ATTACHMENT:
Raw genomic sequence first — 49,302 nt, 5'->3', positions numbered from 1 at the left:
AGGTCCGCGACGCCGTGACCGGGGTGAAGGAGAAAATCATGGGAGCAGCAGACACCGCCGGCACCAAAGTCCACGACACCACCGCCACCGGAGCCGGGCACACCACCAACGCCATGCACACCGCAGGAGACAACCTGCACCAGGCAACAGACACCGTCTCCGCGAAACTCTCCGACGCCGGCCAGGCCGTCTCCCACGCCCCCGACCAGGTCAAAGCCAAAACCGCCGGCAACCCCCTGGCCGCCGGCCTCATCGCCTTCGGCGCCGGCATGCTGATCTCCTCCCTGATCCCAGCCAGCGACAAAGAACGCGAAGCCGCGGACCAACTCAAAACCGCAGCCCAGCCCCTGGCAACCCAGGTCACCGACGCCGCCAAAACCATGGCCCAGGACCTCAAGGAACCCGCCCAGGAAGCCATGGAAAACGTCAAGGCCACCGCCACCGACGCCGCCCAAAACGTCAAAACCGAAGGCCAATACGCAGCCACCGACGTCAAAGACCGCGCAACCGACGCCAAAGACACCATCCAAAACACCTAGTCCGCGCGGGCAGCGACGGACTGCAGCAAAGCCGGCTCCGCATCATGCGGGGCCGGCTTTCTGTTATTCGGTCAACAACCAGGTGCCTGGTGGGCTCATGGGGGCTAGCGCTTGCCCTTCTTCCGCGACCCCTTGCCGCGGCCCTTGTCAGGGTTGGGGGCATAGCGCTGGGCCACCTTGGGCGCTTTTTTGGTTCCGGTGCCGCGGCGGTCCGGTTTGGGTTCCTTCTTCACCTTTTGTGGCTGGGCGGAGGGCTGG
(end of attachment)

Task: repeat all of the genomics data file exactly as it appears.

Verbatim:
Raw genomic sequence first — 49,302 nt, 5'->3', positions numbered from 1 at the left:
AGGTCCGCGACGCCGTGACCGGGGTGAAGGAGAAAATCATGGGAGCAGCAGACACCGCCGGCACCAAAGTCCACGACACCACCGCCACCGGAGCCGGGCACACCACCAACGCCATGCACACCGCAGGAGACAACCTGCACCAGGCAACAGACACCGTCTCCGCGAAACTCTCCGACGCCGGCCAGGCCGTCTCCCACGCCCCCGACCAGGTCAAAGCCAAAACCGCCGGCAACCCCCTGGCCGCCGGCCTCATCGCCTTCGGCGCCGGCATGCTGATCTCCTCCCTGATCCCAGCCAGCGACAAAGAACGCGAAGCCGCGGACCAACTCAAAACCGCAGCCCAGCCCCTGGCAACCCAGGTCACCGACGCCGCCAAAACCATGGCCCAGGACCTCAAGGAACCCGCCCAGGAAGCCATGGAAAACGTCAAGGCCACCGCCACCGACGCCGCCCAAAACGTCAAAACCGAAGGCCAATACGCAGCCACCGACGTCAAAGACCGCGCAACCGACGCCAAAGACACCATCCAAAACACCTAGTCCGCGCGGGCAGCGACGGACTGCAGCAAAGCCGGCTCCGCATCATGCGGGGCCGGCTTTCTGTTATTCGGTCAACAACCAGGTGCCTGGTGGGCTCATGGGGGCTAGCGCTTGCCCTTCTTCCGCGACCCCTTGCCGCGGCCCTTGTCAGGGTTGGGGGCATAGCGCTGGGCCACCTTGGGCGCTTTTTTGGTTCCGGTGCCGCGGCGGTCCGGTTTGGGTTCCTTCTTCACCTTTTGTGGCTGGGCGGAGGGCTGG